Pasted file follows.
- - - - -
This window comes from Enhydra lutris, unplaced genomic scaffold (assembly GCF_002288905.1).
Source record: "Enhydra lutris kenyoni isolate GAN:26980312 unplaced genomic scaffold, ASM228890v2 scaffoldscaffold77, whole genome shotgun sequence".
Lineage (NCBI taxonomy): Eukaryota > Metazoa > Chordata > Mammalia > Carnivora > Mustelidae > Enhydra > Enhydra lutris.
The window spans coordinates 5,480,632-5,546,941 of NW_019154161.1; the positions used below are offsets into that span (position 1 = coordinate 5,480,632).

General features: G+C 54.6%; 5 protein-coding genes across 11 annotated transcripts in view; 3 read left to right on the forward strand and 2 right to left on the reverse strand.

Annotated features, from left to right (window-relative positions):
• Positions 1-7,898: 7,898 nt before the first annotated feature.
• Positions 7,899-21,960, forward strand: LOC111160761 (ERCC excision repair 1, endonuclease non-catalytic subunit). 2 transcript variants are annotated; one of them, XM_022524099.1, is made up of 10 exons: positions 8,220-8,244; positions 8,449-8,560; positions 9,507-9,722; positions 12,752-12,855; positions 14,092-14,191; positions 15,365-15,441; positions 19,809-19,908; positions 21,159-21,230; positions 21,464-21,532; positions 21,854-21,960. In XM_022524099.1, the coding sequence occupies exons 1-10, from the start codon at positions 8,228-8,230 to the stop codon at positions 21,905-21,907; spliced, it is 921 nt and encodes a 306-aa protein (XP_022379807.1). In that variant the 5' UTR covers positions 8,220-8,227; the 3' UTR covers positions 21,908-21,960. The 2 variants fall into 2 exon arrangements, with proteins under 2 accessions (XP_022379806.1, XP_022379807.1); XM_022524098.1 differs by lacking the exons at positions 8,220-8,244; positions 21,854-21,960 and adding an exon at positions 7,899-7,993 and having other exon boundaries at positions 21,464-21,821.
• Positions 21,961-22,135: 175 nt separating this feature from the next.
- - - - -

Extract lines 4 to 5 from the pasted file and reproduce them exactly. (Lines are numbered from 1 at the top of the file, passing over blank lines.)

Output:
The window spans coordinates 5,480,632-5,546,941 of NW_019154161.1; the positions used below are offsets into that span (position 1 = coordinate 5,480,632).

General features: G+C 54.6%; 5 protein-coding genes across 11 annotated transcripts in view; 3 read left to right on the forward strand and 2 right to left on the reverse strand.